- Interpersonal skills
- Communication skills
- Emotional intelligence (EQ)
- Organizational skills
- Time management
- Leadership style
- Decision-making capabilities
- Ability to train and teach others
- Team building
- Employee engagement
- Ability to navigate difficult conversations with employees
- Commitment to professional development
- Networking and business development
- Specific technical competencies
It’s easy to want to touch on everything; to prevent this exercise from becoming overwhelming, select your personal top five to seven competencies.
Once you’ve decided when you will complete the self-assessment and have identified the competencies on which you’ll judge yourself, you’re ready to get started.
You have a couple of options:
1. Create your own questionnaire and rate yourself
This option allows you to tailor your questionnaire perfectly to your company and leadership role. The questionnaire doesn’t have to be lengthy or complicated, but it does need to address all the core competencies you’ve identified as most important.
This can be done through a series of:
- Agree/disagree statements
- Opportunities to rank oneself on a scale
2. Use a third-party tool
If you really want to gain the most objective, bias-free picture of yourself and understand how others view you, this is a great choice. There are many different types of leadership assessment tools and general personality tests, such as Myers-Briggs or DISC, from which you can choose.
At the same time, you can supplement your leadership self-assessment by conducting a 360-degree assessment, during which you also solicit feedback from people at different levels of your organization who have a working relationship with you.
These individuals could be:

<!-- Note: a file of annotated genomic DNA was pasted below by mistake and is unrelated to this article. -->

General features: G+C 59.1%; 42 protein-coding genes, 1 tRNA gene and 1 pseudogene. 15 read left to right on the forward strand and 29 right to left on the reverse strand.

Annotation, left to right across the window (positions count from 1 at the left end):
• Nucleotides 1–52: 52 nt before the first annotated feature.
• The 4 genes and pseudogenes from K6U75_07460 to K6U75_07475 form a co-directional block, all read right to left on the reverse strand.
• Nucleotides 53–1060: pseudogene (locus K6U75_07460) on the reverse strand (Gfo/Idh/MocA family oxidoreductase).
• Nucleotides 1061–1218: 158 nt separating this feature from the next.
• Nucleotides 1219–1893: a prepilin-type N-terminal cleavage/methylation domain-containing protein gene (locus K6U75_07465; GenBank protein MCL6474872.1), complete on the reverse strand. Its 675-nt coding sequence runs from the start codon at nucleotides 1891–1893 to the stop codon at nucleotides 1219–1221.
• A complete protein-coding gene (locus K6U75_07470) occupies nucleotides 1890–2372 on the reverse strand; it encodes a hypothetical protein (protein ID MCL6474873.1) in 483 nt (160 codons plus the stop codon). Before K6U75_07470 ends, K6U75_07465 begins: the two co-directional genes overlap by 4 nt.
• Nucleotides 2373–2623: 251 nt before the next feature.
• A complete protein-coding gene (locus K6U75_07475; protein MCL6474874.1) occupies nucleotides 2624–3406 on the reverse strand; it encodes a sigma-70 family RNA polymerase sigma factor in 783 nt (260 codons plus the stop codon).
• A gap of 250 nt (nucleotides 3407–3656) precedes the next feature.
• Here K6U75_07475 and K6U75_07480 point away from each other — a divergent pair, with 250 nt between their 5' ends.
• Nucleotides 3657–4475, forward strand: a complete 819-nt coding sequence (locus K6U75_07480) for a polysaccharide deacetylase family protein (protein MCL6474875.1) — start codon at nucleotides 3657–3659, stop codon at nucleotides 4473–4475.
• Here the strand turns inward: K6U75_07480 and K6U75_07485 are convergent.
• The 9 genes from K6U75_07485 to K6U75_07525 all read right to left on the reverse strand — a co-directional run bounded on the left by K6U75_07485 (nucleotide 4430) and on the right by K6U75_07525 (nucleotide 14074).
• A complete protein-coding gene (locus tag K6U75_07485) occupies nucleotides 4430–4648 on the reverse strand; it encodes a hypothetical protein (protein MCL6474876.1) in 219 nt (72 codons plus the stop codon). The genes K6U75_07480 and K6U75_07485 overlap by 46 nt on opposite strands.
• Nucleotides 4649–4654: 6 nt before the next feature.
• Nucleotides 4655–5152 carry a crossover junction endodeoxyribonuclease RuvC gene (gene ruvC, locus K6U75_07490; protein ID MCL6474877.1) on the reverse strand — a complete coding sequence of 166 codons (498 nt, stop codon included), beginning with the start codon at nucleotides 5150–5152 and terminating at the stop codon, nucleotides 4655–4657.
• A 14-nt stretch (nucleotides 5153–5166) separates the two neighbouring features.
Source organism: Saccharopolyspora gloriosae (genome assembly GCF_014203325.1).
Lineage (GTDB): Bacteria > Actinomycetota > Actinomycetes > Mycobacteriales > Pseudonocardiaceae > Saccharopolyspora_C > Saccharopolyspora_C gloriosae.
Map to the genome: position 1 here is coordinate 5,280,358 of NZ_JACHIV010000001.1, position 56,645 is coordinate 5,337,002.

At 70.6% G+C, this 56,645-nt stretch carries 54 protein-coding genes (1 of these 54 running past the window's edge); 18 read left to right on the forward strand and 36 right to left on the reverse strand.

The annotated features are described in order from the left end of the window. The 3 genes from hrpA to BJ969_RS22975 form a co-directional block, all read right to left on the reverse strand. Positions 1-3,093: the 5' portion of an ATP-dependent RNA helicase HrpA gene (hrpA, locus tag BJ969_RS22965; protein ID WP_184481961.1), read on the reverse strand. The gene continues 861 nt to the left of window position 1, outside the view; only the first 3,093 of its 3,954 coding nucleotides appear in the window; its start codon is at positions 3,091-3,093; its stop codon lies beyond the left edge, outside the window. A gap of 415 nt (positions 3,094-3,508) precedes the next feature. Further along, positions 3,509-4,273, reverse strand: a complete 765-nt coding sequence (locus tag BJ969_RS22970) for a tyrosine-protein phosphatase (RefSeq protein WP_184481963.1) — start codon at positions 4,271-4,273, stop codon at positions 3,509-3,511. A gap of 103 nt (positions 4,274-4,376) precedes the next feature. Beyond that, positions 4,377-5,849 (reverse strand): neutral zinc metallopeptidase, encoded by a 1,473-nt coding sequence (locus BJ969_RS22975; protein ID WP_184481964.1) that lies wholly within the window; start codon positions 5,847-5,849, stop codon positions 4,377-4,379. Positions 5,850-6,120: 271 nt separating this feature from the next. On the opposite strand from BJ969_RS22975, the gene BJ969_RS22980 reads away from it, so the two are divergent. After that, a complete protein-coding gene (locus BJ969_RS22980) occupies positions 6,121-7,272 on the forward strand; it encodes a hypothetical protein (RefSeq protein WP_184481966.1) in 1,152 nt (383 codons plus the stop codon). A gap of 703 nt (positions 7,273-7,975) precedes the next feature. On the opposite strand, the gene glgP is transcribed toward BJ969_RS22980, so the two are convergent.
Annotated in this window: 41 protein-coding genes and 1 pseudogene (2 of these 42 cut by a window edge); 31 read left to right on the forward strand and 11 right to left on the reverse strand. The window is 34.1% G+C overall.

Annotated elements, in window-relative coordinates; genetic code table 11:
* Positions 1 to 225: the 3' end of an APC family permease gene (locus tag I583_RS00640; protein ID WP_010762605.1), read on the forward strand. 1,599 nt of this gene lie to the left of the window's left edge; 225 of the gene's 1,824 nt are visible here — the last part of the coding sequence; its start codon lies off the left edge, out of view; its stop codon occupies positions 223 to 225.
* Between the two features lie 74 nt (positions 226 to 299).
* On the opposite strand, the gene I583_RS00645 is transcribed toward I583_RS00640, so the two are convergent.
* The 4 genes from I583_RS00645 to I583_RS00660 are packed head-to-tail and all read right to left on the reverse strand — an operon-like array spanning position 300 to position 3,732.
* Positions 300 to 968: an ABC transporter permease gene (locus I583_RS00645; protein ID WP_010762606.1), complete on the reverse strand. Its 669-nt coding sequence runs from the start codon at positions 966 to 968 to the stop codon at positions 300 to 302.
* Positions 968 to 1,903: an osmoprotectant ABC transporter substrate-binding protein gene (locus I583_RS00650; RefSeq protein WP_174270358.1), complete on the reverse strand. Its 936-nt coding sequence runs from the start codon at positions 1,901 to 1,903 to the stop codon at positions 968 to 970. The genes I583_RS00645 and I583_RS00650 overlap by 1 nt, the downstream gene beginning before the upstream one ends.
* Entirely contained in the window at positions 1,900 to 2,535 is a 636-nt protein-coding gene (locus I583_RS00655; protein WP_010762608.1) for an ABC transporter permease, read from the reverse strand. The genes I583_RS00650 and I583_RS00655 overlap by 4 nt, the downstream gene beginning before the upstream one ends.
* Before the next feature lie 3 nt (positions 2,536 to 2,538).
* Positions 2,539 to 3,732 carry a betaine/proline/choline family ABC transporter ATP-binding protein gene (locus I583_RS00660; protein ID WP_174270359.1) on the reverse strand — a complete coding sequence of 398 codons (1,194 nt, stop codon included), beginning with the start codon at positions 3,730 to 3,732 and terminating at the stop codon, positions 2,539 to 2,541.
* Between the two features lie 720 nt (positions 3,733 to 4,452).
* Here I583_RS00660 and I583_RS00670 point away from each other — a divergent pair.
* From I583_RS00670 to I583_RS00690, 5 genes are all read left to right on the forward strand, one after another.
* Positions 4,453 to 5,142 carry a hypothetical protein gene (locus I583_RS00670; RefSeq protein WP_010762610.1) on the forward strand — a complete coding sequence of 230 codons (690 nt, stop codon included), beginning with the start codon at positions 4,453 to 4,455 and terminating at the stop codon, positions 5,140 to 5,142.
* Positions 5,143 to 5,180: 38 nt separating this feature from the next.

- Colleagues or peers
- More senior manager
- Direct reports on your team
This fills out the snapshot of your current performance and can highlight any discrepancies in how you rate yourself compared to others for a certain skill.
What to watch out for
Take care to avoid – consciously or unconsciously – tainting the results of your leadership self-assessment. Although you know yourself better than anyone else, and that’s why a self-assessment is so valuable, the potential for error is always present.
Top mistakes that leaders make when engaging in a self-assessment are:
- Allowing your own bias to creep in. For example, cherry picking competencies that you know you’re good at and rating yourself only for those.
- Making excuses for yourself and not being 100% honest in your evaluation.
- Being overly negative, which can diminish your confidence and motivation.
- Not sharing the results of the evaluation with a select group of people to broaden your perspective and identify any blind spots.
- Ignoring the results and continuing on with “business as usual.”
What to do after completing a leadership self-assessment?
A self-assessment is a pointless activity if you don’t leverage the information you uncover to your benefit, take meaningful action in the near future and hold yourself accountable to making improvements.
Some options for a path forward include:
- Share the results of your leadership self-assessment with a circle of trusted peers and ask them if they agree or disagree with your assessment – and why.
- From your self-assessment, select the one or two competencies with the biggest gap between your current performance and your desired performance. You can’t do everything at once, so focus on a couple at a time.
- Procure a mentor who embodies one of these skills or competencies well and can give you advice and training. Or, you can ask a peer who has mastered the skill or competency to help you. This not only aids in your learning, but can also expand your professional network.
- Take advantage of other training and development resources.
- Let your employees know the skills you’re working on and ask for their honest feedback on your progress.
- Set concrete goals for what you’d like to accomplish – with deadlines.
- Create a means for measuring success.
Summing it all up
All employees benefit from objective, thoughtful performance reviews – and even the most senior of managers are no exception. But because they occupy a unique position in the organizational hierarchy that can disrupt the ability to obtain honest, timely feedback from others, leadership self-assessments are necessary for leaders to grow, develop, improve and achieve goals.
To learn more about the practices that align with strong leadership, download our free magazine: The Insperity guide to leadership and management.